What digital transformation really looks like

Most of us have heard of the term digital transformation (DT) as one of ‘2019’s biggest trends in IT’, but what does it really mean?

The profound transformation of business and organisational activities, processes, competencies, and models to fully leverage the changes and opportunities of a mix of digital technologies and their accelerating impact across society in a strategic and prioritised way, with present and future shifts in mind.” 

“A lot of people believe the term digital transformation is interchangeable with technology. It does, of course, include technology, but with emerging digital capabilities affecting all areas of the business, it’s important to remember that the transformation is just as much about leadership as it is about the technology itself.” 

It takes time to transform

Digital transformation takes time especially when the transformation spans across different levels of an organisation.

However, an organisation that is looking to venture down the path of DT needs to start the journey right.

Transformational change has to occur at a foundational level in any organisation that is looking to start the DT journey.

The focus needs to be maintained on how value is delivered to customers while shining the spotlight on technology, people and processes.

This results in a cultural uplift and fundamental shift in business performance.

Artificial intelligence (AI), machine learning and the Internet of Things (IoT) prove to be the enablers for aggregating and helping to analyse the volume and variety of data from multiple customer touchpoints.

These new touchpoints help shape the emerging new DT business model that is enabling organisations to establish new ways of solving business challenges.

6 points to consider:

1. A dedicated team to execute swift and incremental change is crucial to any successful transformation.

2. The change doesn’t involve technology alone – it has to encompass the customer-centric mindset overlaid with the measures of success.

3. To address the shift in customer expectations, internal teams are required to align; with a focus on what the organisation is trying to achieve.

4. Long term focus should be on continuous learning, with a vision to remain at the forefront of digital practices.

5. To achieve success with an emphasis on a clear set of objectives, organisations should adopt an agile execution methodology.

6. The key drivers, only second to what was mentioned, consists of data modernisation, AI, machine learning and IoT.

This paves a way to better connectivity, advanced analytics and automation.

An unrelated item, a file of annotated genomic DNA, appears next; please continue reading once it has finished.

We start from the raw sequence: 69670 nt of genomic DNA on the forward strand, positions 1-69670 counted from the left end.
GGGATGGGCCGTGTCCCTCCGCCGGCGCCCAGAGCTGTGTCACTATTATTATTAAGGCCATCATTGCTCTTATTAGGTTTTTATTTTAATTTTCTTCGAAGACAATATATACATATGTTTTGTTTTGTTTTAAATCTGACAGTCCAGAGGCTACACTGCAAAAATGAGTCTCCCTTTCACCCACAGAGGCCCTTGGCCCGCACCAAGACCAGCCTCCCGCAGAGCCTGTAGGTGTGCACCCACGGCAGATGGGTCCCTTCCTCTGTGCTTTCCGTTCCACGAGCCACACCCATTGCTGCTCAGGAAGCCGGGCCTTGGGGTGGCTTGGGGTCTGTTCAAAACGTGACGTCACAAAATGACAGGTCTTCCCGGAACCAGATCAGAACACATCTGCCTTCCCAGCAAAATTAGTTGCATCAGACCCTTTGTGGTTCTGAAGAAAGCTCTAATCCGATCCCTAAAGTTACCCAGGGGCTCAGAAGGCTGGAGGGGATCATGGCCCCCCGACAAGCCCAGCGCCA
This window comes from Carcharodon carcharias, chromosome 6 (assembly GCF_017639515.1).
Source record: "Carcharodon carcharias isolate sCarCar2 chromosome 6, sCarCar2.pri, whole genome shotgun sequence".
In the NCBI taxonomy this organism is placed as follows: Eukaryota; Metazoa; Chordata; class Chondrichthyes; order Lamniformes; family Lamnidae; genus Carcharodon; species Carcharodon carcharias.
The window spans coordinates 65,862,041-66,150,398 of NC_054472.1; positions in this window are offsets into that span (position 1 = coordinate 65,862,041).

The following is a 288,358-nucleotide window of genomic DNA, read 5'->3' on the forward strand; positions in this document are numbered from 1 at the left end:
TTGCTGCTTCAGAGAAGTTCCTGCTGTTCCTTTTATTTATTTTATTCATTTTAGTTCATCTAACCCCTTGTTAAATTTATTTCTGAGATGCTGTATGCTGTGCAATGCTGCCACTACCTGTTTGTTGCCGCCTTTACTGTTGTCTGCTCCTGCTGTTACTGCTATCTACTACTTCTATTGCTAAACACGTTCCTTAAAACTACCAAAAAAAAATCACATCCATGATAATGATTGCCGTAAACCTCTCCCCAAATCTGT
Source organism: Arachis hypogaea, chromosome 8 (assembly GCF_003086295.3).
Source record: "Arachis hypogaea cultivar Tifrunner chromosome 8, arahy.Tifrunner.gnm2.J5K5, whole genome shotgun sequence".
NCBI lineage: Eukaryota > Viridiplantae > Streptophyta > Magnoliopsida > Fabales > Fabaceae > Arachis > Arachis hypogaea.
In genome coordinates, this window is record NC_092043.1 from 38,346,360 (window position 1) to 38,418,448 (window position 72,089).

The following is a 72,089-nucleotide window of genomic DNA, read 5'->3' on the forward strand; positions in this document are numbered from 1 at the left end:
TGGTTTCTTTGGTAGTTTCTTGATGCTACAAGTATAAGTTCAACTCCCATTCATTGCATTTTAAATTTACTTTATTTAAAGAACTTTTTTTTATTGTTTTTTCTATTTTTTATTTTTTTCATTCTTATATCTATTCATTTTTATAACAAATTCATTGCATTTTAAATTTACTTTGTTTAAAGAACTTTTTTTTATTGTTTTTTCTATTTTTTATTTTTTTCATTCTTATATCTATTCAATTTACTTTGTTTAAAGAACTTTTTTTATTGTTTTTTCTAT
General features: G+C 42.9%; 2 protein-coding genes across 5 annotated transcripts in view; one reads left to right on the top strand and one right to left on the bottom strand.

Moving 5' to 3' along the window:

Digital capabilities help organisations make effective decisions, makes processes more efficient and helps strengthen relationships with customers.

Modernise and Transform

Modernising data is just as important as the focus on customer outcomes.

This gives an organisation the ability to make data available anytime, anywhere on any device while developing a better ongoing strategy.

Development of intelligent systems helps utilise data better.

The evolution of AI, deep learning and image recognition depends on the accuracy and availability of data.

Data can be made fluently available by modernising the existing systems, application and infrastructure.

This approach helps:

– generate data points, which helps organisations sell outcomes rather than products,

– understand customer behaviours, and

– enable organisations to gain insights about customer requirements; resulting in recommending and providing relevant solutions.

Digital transformation allows an organisation to re-imagine the operating model and design new engagement strategies with their customers, partners and other stakeholders.

A customer story:

“BMO Harris Bank accelerated the loan origination process with software from start-up Blend to become a preferred digital destination for consumers, says Thomas Parrish, the bank’s director of consumer lending product management.

Previously, bankers spent up to an hour drafting the loan applications while customers waited.

“We didn’t have a good user experience,” Parrish says. With Blend, consumers complete applications in minutes. Moreover, applicants can fill them out on weekends rather than be beholden to the banker’s hours.

As a result, online mortgage and home equity application volume at the bank has risen 275 per cent over the same period last year.

More than 80 per cent of mortgage and home equity applications are now submitted using Blend.

The technology enables BMO Harris’ bankers to spend more time serving customers rather than filling out and filing paperwork, Parrish says. “It keeps up cutting edge and current,” says Parrish. –

This not only helped increase the number of applications but it is safe to say it had a significant positive impact on the customer experience.

Introducing new technology gives organisations the right capability to acquire, retain and support Customers effectively.

The ability to collate data from various customer interactions into a useful, actionable format, improves and elevates the customer experience across all touchpoints.

Achieving success with DT

Digital transformation has an impact (flow on or direct) across all departments in the organisation.

The transformation needs to be supported top-down financially and bottom-up functionally.

Aligning digital transformation with business goals and allowing ‘test & learns’ will align the entire organisation.

Authors note:

Sharing responsibility among everyone in the functional teams, having a testbed to experiment the technology, recording and learning with an aim to adapt discarding the irrelevant experiment outcomes along the way will provide more coherence within the teams that have a stake in the innovation.

Placing people in the centre of digital transformation will be a successful move in achieving organisational goals.

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